As we got started down river I was chosen as the first lead canoe as I had the most experience out of the students. As I paddled away, Kevin told everyone to maintain 3 boat lengths from the canoe in front of them. A few would learn the hard way why that was important. In the distance I saw the first class 1 rapid ahead. Then movement in the trees above stole my attention as a majestic Bald Eagle swooped down and flew over our heads. At that moment I knew this was going to be a fantastic float trip. As I neared the rapids I spotted the downstream V that would be my course. Once through I looked back at my friend Josh who was navigating the rapids sideways and then backwards. I laughed out loud when he came through the rapid still seated in his canoe. He then floated towards an eddy and performed an unknowing perfect 180 degree eddy turn. I congratulated him in my own sarcastic way, and he returned the gesture with a “thumbs up”, although I am pretty sure it wasn’t his thumb he was holding up. When all were through Kevin had us pull off to the bank and get out of the canoes for little surprise. We walked up on an access road spotting some wild edibles along the way, and then he took us to a natural spring. We refilled our bottles with the great tasting ice cold water and headed back to the river. Kevin went over the rudder stroke with a few that had some problems keeping their boat straight through the rapids, and then we were off again.
In one of the emails Kevin sent us prior to the trip he told of some great trout fishing spots, so of course I brought my fishing gear. I fished along the way picking up a trout here and there. No longer the lead canoe due to my fishing, I actually was in the back of the pack with Kevin as we approached our first class 2 rapid. The first few made it through with no problem but then two canoes got too close causing one to get pinned sideways against a rock. Kevin started making his way over to them, but another student got there first, and although the student was trying to help, he instead sent both students in the pinned canoe swimming. The students in the water did exactly what Kevin had earlier instructed. They kept their feet forward, hands up, and floated into a nice calm stretch. Once they were safe Kevin went after their boat and I picked them up in my canoe and ferried them over to their boat which Kevin already had dry and ready for them. Three people in total overturned their canoe during the trip and each time Kevin, in the sweep position, was able get to them quickly and assist them back into their boat.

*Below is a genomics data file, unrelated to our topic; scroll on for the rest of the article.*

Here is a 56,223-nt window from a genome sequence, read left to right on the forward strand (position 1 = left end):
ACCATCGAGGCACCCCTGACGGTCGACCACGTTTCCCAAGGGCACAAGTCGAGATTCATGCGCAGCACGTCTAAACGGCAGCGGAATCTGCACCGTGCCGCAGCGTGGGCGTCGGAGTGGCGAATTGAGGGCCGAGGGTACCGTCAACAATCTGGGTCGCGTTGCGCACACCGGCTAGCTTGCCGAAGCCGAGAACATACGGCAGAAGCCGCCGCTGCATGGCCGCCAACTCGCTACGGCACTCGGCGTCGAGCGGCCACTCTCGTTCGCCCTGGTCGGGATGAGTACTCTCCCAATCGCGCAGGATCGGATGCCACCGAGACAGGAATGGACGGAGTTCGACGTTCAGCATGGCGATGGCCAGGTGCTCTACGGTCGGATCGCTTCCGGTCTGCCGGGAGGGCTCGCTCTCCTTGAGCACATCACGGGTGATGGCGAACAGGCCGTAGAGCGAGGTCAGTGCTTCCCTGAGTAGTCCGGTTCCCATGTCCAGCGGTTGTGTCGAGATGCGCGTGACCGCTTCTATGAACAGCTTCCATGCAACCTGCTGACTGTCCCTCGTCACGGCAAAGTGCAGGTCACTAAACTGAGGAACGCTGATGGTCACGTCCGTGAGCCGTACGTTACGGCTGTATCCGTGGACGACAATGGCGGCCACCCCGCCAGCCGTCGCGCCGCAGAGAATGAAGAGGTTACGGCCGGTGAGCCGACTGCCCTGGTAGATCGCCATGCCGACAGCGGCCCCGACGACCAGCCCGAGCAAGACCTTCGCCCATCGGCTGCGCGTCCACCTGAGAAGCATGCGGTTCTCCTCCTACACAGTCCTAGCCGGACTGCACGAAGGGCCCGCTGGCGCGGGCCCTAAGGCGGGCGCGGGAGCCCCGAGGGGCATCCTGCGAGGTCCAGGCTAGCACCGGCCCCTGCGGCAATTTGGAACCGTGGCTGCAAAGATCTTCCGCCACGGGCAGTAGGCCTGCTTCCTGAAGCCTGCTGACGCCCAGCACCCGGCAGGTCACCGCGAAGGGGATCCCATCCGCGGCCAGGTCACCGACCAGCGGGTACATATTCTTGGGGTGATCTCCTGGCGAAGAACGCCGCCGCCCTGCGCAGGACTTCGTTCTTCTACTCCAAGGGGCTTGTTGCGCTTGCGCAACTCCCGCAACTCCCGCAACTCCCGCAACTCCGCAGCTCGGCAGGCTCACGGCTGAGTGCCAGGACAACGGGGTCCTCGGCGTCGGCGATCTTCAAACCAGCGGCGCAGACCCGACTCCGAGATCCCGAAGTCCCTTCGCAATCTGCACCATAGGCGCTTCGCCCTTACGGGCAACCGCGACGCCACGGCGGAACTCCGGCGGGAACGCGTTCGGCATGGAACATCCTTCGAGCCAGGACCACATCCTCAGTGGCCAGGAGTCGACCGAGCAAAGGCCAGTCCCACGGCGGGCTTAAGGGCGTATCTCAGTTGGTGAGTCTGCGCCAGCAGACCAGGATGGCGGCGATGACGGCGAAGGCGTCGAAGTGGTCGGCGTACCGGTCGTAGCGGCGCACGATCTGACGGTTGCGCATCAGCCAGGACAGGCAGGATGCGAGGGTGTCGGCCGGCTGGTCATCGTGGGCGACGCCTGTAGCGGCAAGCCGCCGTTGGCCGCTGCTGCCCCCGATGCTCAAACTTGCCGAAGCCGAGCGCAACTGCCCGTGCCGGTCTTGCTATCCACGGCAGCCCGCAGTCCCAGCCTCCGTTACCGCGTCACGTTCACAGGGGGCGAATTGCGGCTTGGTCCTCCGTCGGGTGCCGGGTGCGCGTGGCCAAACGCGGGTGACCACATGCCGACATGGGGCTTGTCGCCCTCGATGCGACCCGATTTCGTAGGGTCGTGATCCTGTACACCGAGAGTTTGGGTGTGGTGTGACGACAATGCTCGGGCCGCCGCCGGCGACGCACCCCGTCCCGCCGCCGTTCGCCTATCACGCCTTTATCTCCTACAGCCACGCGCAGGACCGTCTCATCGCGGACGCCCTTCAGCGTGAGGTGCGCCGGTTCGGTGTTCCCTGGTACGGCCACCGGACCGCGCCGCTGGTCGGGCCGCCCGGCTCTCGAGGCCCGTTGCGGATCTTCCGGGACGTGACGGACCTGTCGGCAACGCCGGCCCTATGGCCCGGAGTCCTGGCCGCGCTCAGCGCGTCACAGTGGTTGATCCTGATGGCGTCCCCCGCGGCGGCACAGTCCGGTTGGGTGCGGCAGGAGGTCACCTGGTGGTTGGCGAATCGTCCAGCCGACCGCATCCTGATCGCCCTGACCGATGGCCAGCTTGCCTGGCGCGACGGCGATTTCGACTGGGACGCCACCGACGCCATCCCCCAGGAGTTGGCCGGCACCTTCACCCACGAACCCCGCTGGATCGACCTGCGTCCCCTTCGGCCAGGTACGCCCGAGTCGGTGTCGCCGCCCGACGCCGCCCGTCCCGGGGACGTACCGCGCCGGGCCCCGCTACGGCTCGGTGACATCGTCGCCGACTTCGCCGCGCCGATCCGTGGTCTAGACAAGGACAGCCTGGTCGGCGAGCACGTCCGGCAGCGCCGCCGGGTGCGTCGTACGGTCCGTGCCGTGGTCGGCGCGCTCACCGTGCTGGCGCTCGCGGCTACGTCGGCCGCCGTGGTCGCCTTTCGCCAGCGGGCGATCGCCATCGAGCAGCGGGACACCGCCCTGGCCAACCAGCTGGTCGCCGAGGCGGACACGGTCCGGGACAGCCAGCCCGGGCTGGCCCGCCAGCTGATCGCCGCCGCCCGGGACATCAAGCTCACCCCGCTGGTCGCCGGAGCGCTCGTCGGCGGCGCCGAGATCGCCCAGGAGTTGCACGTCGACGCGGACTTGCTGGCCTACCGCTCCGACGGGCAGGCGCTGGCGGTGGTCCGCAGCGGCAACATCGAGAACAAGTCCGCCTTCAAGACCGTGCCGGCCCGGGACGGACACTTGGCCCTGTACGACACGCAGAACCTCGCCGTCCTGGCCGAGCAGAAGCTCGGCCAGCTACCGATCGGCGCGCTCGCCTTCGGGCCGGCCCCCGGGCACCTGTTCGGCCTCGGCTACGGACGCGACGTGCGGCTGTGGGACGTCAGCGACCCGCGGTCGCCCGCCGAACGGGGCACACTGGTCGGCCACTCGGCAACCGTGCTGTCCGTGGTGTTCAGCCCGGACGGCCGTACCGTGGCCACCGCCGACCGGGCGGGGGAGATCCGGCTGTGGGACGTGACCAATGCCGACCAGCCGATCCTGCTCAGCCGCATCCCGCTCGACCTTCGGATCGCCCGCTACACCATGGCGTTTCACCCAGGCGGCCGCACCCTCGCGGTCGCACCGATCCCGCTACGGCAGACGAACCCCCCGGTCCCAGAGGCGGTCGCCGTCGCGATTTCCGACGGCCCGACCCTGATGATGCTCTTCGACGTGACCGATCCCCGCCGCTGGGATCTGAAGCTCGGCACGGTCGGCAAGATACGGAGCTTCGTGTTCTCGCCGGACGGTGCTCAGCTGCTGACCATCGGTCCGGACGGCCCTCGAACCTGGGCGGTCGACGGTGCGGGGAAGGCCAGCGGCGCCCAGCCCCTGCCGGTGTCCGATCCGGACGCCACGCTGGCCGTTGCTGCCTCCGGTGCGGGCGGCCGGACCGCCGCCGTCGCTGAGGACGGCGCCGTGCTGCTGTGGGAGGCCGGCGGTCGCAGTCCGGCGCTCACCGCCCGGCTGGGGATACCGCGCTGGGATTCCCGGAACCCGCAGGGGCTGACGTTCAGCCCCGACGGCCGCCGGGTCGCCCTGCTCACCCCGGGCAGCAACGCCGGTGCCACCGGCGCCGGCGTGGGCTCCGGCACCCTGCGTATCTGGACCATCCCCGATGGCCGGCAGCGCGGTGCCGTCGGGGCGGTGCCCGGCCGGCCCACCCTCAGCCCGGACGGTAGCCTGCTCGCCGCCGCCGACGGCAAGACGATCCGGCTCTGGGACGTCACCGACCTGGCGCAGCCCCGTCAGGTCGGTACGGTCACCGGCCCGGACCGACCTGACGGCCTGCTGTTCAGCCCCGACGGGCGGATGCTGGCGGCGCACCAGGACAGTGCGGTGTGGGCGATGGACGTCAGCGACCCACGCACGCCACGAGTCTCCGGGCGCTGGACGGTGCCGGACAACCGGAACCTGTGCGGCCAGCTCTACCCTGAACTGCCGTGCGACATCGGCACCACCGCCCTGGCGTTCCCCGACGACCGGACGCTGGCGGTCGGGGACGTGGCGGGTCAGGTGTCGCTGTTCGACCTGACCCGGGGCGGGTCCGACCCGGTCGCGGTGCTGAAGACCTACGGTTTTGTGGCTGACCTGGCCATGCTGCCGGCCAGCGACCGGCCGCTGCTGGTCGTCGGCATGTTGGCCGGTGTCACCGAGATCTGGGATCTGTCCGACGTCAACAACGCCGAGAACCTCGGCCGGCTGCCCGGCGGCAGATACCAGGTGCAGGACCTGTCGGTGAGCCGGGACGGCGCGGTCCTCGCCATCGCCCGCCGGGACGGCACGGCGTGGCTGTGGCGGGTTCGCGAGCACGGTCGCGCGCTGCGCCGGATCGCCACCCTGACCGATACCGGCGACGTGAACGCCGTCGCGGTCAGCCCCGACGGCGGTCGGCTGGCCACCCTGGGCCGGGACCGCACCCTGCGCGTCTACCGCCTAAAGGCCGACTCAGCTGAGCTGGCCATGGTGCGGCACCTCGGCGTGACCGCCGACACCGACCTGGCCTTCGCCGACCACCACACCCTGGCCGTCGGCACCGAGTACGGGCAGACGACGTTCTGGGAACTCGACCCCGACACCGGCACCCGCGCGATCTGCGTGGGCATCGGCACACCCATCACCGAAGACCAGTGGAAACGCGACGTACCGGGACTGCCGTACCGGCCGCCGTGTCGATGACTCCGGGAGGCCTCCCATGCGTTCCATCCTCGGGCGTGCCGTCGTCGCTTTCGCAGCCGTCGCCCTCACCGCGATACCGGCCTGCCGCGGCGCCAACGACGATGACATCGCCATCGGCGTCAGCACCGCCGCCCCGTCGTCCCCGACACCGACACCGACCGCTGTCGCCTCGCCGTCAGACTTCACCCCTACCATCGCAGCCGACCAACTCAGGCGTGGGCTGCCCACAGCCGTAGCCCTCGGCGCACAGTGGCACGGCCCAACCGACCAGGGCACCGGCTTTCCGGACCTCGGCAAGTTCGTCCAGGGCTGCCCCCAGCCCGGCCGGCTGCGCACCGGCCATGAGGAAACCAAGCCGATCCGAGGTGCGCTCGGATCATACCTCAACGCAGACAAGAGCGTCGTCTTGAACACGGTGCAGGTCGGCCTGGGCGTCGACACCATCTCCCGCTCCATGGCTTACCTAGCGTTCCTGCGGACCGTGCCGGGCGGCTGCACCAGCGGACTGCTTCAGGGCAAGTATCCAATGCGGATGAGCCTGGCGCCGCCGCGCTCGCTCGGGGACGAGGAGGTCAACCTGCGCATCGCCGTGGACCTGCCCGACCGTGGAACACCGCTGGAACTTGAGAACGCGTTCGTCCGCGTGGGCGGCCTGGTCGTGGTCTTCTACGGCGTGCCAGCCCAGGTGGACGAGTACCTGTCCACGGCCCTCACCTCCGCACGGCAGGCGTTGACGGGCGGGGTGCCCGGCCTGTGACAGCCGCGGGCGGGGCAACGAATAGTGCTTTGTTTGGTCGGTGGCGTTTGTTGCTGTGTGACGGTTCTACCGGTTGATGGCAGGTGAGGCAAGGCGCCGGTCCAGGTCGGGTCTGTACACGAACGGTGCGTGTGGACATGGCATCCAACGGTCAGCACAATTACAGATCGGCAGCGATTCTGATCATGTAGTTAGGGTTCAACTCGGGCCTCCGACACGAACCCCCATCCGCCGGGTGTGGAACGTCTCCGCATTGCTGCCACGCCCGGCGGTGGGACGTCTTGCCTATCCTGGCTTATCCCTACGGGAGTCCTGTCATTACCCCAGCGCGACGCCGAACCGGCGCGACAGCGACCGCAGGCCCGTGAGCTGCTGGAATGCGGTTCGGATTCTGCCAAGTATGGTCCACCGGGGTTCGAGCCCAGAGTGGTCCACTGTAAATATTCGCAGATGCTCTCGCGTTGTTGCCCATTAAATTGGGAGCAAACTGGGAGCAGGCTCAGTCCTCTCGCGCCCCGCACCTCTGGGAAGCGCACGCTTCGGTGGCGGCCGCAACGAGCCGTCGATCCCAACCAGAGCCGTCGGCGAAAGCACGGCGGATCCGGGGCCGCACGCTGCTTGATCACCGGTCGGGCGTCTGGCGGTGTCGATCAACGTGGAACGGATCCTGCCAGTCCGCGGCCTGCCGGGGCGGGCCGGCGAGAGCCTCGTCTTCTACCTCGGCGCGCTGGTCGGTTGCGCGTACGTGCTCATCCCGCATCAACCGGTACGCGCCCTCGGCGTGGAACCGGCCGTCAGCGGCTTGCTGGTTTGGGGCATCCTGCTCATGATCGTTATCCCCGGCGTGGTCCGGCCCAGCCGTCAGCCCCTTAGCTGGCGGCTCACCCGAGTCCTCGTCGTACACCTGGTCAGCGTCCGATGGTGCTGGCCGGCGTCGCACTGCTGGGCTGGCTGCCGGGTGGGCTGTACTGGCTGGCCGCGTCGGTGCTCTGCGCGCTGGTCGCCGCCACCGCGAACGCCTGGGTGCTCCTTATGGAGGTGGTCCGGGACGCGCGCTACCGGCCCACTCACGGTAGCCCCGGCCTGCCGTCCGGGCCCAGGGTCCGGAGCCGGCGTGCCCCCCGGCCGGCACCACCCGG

The rain started to fall pretty heavy and we took refuge under a bridge. Everyone was in high spirits although a few were a little wet and cold. We had a few more stops planned in the trip including a detour to a great fishing spot Kevin knew about, but due to the cool rainy weather and some very wet and cold students Kevin insisted we paddle the last couple of miles straight back to the canoe shop. Even though we were all having a blast, no one argued. When the rain let up to a steady drizzle we were off and enjoyed one more class 1 rapid with out incident. There was tons of local wild life to view on this stretch of river; such as Mergansers, other water fowl, deer, beaver, hawks, and a few trout which jumped here and there grabbing a fly. Probably the most abundant local wild life was the fly fisherman that braved the rain in their waders. Kevin warned about them and explained that we were to pass behind them when possible. I almost felt bad when I caught a trout in front of them in a spot their fly just couldn’t reach; almost felt bad that is.
When we made it back to the canoe shop rain was still falling. Kevin had promised one of his gourmet camp fire dinners at the end of the course and he wasn’t going to let a little rain stop him from keeping his word. Any who wanted to stay and camp out on the canoe shop’s property were more than welcome to. All but one student stayed and camped as she had plans. The rest of us ate a delicious four course meal and washed it down with a few bottles of Meade which I brought. There was a lot of laughs and at the end of the day all went to sleep warm, dry, and with full bellies. In the morning the sun peeked out and our host surprised us with a big bacon and egg breakfast. Eventually this trip came to an end, but not before I learned some new things, experienced some great paddling, and made great new friends!
Although this was far from Kevin’s first course that he has taught, it was the first course offered by Estela Wilderness Education LLC. I found it to be very well organized, entertaining, and informative. I was not shocked when my not so outdoorsy friends that came along inquired about his next outdoor course. I’ve yet to meet someone who enjoys teaching as much as Kevin Estela and I look forward to sharing many more campfires with him in the near future!